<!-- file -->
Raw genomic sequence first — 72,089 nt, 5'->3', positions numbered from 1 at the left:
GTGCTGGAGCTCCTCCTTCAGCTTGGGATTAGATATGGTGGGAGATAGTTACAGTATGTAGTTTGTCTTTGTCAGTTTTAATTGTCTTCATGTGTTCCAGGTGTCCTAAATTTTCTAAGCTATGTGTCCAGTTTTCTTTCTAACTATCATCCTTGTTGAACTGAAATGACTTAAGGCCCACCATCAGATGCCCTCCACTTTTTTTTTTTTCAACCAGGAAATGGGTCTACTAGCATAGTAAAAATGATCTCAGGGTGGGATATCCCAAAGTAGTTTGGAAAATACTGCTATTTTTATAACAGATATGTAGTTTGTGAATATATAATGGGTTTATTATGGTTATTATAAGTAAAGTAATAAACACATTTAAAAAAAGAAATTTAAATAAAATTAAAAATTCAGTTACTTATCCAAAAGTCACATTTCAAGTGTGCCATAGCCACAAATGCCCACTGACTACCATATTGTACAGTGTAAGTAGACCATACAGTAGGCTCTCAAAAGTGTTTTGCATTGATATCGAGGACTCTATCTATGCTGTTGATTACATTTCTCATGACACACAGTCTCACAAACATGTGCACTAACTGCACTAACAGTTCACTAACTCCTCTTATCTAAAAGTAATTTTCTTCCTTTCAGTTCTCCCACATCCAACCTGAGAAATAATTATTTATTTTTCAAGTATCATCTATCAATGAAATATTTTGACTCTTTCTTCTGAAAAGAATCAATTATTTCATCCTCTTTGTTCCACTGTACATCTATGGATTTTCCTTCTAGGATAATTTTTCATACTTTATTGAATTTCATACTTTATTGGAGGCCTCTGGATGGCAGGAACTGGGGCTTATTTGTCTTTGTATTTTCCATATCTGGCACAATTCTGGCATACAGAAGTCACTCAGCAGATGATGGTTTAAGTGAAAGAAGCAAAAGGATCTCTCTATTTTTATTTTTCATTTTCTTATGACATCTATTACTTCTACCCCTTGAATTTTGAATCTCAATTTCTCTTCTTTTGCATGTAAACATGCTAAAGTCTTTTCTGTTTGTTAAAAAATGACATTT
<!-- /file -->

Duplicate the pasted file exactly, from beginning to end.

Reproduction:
Raw genomic sequence first — 72,089 nt, 5'->3', positions numbered from 1 at the left:
GTGCTGGAGCTCCTCCTTCAGCTTGGGATTAGATATGGTGGGAGATAGTTACAGTATGTAGTTTGTCTTTGTCAGTTTTAATTGTCTTCATGTGTTCCAGGTGTCCTAAATTTTCTAAGCTATGTGTCCAGTTTTCTTTCTAACTATCATCCTTGTTGAACTGAAATGACTTAAGGCCCACCATCAGATGCCCTCCACTTTTTTTTTTTTCAACCAGGAAATGGGTCTACTAGCATAGTAAAAATGATCTCAGGGTGGGATATCCCAAAGTAGTTTGGAAAATACTGCTATTTTTATAACAGATATGTAGTTTGTGAATATATAATGGGTTTATTATGGTTATTATAAGTAAAGTAATAAACACATTTAAAAAAAGAAATTTAAATAAAATTAAAAATTCAGTTACTTATCCAAAAGTCACATTTCAAGTGTGCCATAGCCACAAATGCCCACTGACTACCATATTGTACAGTGTAAGTAGACCATACAGTAGGCTCTCAAAAGTGTTTTGCATTGATATCGAGGACTCTATCTATGCTGTTGATTACATTTCTCATGACACACAGTCTCACAAACATGTGCACTAACTGCACTAACAGTTCACTAACTCCTCTTATCTAAAAGTAATTTTCTTCCTTTCAGTTCTCCCACATCCAACCTGAGAAATAATTATTTATTTTTCAAGTATCATCTATCAATGAAATATTTTGACTCTTTCTTCTGAAAAGAATCAATTATTTCATCCTCTTTGTTCCACTGTACATCTATGGATTTTCCTTCTAGGATAATTTTTCATACTTTATTGAATTTCATACTTTATTGGAGGCCTCTGGATGGCAGGAACTGGGGCTTATTTGTCTTTGTATTTTCCATATCTGGCACAATTCTGGCATACAGAAGTCACTCAGCAGATGATGGTTTAAGTGAAAGAAGCAAAAGGATCTCTCTATTTTTATTTTTCATTTTCTTATGACATCTATTACTTCTACCCCTTGAATTTTGAATCTCAATTTCTCTTCTTTTGCATGTAAACATGCTAAAGTCTTTTCTGTTTGTTAAAAAATGACATTT